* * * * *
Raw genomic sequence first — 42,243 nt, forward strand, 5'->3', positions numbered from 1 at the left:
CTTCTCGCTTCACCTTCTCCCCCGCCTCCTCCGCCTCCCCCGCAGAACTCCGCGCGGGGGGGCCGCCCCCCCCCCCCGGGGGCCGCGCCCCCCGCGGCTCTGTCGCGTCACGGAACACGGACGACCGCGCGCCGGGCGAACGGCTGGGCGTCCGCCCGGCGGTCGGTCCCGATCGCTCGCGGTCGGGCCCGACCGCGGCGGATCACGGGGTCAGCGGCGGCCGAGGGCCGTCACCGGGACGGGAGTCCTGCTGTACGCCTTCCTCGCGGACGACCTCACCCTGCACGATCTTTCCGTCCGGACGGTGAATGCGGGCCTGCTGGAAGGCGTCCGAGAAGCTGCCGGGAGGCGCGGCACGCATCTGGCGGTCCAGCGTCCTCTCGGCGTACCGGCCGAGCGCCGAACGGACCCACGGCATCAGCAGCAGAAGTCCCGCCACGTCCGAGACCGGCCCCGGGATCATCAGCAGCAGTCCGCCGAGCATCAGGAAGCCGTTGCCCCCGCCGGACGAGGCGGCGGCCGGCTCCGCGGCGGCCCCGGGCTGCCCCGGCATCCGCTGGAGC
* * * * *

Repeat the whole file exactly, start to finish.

Raw genomic sequence first — 42,243 nt, forward strand, 5'->3', positions numbered from 1 at the left:
CTTCTCGCTTCACCTTCTCCCCCGCCTCCTCCGCCTCCCCCGCAGAACTCCGCGCGGGGGGGCCGCCCCCCCCCCCCGGGGGCCGCGCCCCCCGCGGCTCTGTCGCGTCACGGAACACGGACGACCGCGCGCCGGGCGAACGGCTGGGCGTCCGCCCGGCGGTCGGTCCCGATCGCTCGCGGTCGGGCCCGACCGCGGCGGATCACGGGGTCAGCGGCGGCCGAGGGCCGTCACCGGGACGGGAGTCCTGCTGTACGCCTTCCTCGCGGACGACCTCACCCTGCACGATCTTTCCGTCCGGACGGTGAATGCGGGCCTGCTGGAAGGCGTCCGAGAAGCTGCCGGGAGGCGCGGCACGCATCTGGCGGTCCAGCGTCCTCTCGGCGTACCGGCCGAGCGCCGAACGGACCCACGGCATCAGCAGCAGAAGTCCCGCCACGTCCGAGACCGGCCCCGGGATCATCAGCAGCAGTCCGCCGAGCATCAGGAAGCCGTTGCCCCCGCCGGACGAGGCGGCGGCCGGCTCCGCGGCGGCCCCGGGCTGCCCCGGCATCCGCTGGAGC